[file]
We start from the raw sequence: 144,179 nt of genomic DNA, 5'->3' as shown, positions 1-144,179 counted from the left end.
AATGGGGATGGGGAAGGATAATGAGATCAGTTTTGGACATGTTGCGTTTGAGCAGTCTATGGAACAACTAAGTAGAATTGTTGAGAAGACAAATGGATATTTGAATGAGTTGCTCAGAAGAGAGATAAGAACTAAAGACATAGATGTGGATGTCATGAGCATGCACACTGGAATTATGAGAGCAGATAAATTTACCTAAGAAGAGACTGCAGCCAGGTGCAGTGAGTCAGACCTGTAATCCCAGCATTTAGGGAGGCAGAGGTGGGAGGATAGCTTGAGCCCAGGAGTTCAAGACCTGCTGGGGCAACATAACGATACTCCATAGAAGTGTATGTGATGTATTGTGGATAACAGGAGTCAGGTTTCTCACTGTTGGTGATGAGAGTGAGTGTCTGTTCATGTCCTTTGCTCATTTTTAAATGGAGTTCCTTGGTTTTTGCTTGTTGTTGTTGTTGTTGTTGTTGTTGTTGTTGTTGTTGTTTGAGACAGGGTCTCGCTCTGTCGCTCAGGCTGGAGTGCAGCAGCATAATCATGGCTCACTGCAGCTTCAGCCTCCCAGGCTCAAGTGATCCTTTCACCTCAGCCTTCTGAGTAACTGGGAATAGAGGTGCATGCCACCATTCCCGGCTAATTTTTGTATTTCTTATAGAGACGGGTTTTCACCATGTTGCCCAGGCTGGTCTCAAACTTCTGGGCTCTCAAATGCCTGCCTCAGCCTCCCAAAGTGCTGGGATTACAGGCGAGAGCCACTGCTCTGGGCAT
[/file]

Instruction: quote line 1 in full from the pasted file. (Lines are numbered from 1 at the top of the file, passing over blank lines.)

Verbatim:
We start from the raw sequence: 144,179 nt of genomic DNA, 5'->3' as shown, positions 1-144,179 counted from the left end.